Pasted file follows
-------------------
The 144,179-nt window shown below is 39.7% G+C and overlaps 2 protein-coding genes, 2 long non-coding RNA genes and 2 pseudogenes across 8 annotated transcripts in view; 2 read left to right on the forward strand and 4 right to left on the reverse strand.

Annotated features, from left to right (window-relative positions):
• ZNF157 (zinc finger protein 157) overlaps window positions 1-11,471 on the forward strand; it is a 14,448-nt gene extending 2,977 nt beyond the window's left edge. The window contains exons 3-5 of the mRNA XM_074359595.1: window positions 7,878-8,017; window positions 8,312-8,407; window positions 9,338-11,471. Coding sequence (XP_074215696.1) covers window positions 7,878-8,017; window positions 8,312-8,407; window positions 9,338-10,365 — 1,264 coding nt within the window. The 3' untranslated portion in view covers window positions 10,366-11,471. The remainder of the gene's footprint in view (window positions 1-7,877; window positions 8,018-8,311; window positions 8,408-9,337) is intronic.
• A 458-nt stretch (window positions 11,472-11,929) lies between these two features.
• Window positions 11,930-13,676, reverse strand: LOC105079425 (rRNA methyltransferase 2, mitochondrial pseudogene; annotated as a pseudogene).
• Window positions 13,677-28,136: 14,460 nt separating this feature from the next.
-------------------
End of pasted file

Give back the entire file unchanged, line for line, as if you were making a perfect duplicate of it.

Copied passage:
The 144,179-nt window shown below is 39.7% G+C and overlaps 2 protein-coding genes, 2 long non-coding RNA genes and 2 pseudogenes across 8 annotated transcripts in view; 2 read left to right on the forward strand and 4 right to left on the reverse strand.

Annotated features, from left to right (window-relative positions):
• ZNF157 (zinc finger protein 157) overlaps window positions 1-11,471 on the forward strand; it is a 14,448-nt gene extending 2,977 nt beyond the window's left edge. The window contains exons 3-5 of the mRNA XM_074359595.1: window positions 7,878-8,017; window positions 8,312-8,407; window positions 9,338-11,471. Coding sequence (XP_074215696.1) covers window positions 7,878-8,017; window positions 8,312-8,407; window positions 9,338-10,365 — 1,264 coding nt within the window. The 3' untranslated portion in view covers window positions 10,366-11,471. The remainder of the gene's footprint in view (window positions 1-7,877; window positions 8,018-8,311; window positions 8,408-9,337) is intronic.
• A 458-nt stretch (window positions 11,472-11,929) lies between these two features.
• Window positions 11,930-13,676, reverse strand: LOC105079425 (rRNA methyltransferase 2, mitochondrial pseudogene; annotated as a pseudogene).
• Window positions 13,677-28,136: 14,460 nt separating this feature from the next.